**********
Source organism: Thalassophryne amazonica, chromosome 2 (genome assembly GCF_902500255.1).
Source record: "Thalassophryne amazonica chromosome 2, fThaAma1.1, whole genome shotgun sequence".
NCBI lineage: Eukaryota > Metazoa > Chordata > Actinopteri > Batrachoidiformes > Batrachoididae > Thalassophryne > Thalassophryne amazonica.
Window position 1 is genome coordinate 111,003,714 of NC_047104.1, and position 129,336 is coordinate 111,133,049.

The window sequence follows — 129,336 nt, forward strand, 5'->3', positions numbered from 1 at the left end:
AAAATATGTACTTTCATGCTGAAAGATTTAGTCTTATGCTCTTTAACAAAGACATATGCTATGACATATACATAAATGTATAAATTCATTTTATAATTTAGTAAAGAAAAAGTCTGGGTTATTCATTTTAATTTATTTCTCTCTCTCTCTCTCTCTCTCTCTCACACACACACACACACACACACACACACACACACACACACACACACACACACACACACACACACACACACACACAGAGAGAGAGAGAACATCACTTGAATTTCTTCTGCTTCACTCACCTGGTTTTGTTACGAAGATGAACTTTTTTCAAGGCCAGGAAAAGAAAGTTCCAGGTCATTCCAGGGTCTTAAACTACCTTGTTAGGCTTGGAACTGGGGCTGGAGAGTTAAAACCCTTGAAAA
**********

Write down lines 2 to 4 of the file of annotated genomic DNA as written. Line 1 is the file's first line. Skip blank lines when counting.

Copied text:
Source record: "Thalassophryne amazonica chromosome 2, fThaAma1.1, whole genome shotgun sequence".
NCBI lineage: Eukaryota > Metazoa > Chordata > Actinopteri > Batrachoidiformes > Batrachoididae > Thalassophryne > Thalassophryne amazonica.
Window position 1 is genome coordinate 111,003,714 of NC_047104.1, and position 129,336 is coordinate 111,133,049.